National Collegiate Athletic Association investigators broke the organization’s own rules to get information about University of Miami athletes possibly getting improper benefits, the association said in a press release.
Former NCAA enforcement staff members worked with the criminal defense attorney for booster Nevin Shapiro, who has said he provided cash and benefits to at least 72 Miami athletes, to obtain information for their investigation.
Since the NCAA doesn’t have subpoena power, it didn’t have the authority to compel testimony. Through bankruptcy proceedings, the NCAA staff got information for their investigation that wouldn’t have been available otherwise, the NCAA said in the statement.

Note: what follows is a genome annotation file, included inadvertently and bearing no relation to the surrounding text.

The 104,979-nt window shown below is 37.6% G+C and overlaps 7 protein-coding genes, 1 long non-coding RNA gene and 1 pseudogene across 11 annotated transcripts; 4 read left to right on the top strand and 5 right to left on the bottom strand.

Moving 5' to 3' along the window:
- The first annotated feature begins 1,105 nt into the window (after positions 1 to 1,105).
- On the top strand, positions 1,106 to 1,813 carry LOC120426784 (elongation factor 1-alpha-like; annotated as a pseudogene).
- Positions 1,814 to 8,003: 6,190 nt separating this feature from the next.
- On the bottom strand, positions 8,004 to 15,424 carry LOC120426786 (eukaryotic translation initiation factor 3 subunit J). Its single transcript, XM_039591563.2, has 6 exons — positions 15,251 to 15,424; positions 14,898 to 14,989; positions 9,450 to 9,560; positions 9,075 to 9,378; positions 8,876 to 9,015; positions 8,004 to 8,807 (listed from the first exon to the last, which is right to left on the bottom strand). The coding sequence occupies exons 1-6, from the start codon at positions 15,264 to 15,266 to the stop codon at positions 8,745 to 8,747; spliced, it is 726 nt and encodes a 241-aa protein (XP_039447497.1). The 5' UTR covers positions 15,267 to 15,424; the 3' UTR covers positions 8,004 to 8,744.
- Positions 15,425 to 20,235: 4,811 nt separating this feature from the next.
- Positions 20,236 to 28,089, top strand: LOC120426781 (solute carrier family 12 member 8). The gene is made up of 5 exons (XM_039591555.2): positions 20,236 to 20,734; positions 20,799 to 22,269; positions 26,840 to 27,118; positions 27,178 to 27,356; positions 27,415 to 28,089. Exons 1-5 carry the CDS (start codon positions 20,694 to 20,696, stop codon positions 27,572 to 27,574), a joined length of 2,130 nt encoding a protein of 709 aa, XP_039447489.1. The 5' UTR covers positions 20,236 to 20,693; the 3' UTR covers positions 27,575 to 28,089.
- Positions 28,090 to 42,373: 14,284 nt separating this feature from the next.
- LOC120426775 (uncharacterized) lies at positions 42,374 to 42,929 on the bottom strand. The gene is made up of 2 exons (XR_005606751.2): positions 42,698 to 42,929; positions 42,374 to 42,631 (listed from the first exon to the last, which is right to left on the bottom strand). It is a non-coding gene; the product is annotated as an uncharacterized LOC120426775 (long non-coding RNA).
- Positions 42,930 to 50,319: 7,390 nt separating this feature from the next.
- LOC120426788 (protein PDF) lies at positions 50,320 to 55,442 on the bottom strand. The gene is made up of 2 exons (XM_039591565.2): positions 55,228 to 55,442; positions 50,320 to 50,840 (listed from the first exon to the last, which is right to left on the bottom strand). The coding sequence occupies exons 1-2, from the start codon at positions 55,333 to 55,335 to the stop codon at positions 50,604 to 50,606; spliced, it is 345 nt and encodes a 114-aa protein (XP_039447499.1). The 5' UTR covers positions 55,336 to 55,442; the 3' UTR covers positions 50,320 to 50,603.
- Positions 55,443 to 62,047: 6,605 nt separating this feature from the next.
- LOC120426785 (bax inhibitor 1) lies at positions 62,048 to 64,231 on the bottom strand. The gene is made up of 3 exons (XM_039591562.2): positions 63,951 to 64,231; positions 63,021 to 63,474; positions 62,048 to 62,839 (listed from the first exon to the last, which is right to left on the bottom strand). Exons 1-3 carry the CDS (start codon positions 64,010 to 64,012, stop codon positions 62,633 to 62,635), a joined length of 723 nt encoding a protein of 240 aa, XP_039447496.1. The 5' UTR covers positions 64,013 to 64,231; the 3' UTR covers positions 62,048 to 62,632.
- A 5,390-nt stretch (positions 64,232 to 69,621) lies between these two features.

The issue will delay the college sports governing body’s findings on Miami until it gathers all the facts surrounding its own violation of policy, the NCAA said.
“I have been very vocal in the past regarding the need for integrity by NCAA member schools, athletics administrators, coaches, and student-athletes,” NCAA President Mark Emmert said. “That same commitment to integrity applies to all of us in the NCAA national office.”
Miami declared itself ineligible for bowl play for the second straight football season in November as the investigation continues.
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